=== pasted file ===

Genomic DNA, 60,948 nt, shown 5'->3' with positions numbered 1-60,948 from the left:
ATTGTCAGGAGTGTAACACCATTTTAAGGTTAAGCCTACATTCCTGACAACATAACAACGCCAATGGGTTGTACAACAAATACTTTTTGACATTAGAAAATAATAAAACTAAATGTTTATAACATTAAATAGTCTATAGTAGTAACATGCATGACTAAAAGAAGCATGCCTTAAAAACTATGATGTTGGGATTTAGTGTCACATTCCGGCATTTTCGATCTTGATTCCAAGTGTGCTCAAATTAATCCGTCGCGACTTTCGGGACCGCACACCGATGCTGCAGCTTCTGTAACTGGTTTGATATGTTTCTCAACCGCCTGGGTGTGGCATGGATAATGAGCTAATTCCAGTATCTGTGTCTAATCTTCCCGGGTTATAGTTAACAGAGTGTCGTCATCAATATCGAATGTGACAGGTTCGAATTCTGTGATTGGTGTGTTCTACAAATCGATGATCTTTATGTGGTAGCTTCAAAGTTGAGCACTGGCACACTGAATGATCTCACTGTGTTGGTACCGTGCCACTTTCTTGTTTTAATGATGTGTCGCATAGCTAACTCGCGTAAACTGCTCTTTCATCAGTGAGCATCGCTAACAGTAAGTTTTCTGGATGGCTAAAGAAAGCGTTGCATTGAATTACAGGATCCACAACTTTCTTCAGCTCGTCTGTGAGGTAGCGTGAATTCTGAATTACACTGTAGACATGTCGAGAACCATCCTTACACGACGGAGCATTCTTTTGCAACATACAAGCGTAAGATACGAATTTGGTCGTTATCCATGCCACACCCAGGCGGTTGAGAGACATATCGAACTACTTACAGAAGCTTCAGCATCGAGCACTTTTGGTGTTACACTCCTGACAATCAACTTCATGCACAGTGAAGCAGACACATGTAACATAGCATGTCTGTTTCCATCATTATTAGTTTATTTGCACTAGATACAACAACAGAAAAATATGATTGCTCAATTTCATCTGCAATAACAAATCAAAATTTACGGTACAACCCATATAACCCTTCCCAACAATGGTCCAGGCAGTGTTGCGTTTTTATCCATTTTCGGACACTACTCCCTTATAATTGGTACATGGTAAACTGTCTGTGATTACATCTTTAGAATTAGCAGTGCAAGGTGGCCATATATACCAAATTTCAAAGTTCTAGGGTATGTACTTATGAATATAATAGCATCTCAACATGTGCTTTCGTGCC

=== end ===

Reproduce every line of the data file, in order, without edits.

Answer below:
Genomic DNA, 60,948 nt, shown 5'->3' with positions numbered 1-60,948 from the left:
ATTGTCAGGAGTGTAACACCATTTTAAGGTTAAGCCTACATTCCTGACAACATAACAACGCCAATGGGTTGTACAACAAATACTTTTTGACATTAGAAAATAATAAAACTAAATGTTTATAACATTAAATAGTCTATAGTAGTAACATGCATGACTAAAAGAAGCATGCCTTAAAAACTATGATGTTGGGATTTAGTGTCACATTCCGGCATTTTCGATCTTGATTCCAAGTGTGCTCAAATTAATCCGTCGCGACTTTCGGGACCGCACACCGATGCTGCAGCTTCTGTAACTGGTTTGATATGTTTCTCAACCGCCTGGGTGTGGCATGGATAATGAGCTAATTCCAGTATCTGTGTCTAATCTTCCCGGGTTATAGTTAACAGAGTGTCGTCATCAATATCGAATGTGACAGGTTCGAATTCTGTGATTGGTGTGTTCTACAAATCGATGATCTTTATGTGGTAGCTTCAAAGTTGAGCACTGGCACACTGAATGATCTCACTGTGTTGGTACCGTGCCACTTTCTTGTTTTAATGATGTGTCGCATAGCTAACTCGCGTAAACTGCTCTTTCATCAGTGAGCATCGCTAACAGTAAGTTTTCTGGATGGCTAAAGAAAGCGTTGCATTGAATTACAGGATCCACAACTTTCTTCAGCTCGTCTGTGAGGTAGCGTGAATTCTGAATTACACTGTAGACATGTCGAGAACCATCCTTACACGACGGAGCATTCTTTTGCAACATACAAGCGTAAGATACGAATTTGGTCGTTATCCATGCCACACCCAGGCGGTTGAGAGACATATCGAACTACTTACAGAAGCTTCAGCATCGAGCACTTTTGGTGTTACACTCCTGACAATCAACTTCATGCACAGTGAAGCAGACACATGTAACATAGCATGTCTGTTTCCATCATTATTAGTTTATTTGCACTAGATACAACAACAGAAAAATATGATTGCTCAATTTCATCTGCAATAACAAATCAAAATTTACGGTACAACCCATATAACCCTTCCCAACAATGGTCCAGGCAGTGTTGCGTTTTTATCCATTTTCGGACACTACTCCCTTATAATTGGTACATGGTAAACTGTCTGTGATTACATCTTTAGAATTAGCAGTGCAAGGTGGCCATATATACCAAATTTCAAAGTTCTAGGGTATGTACTTATGAATATAATAGCATCTCAACATGTGCTTTCGTGCC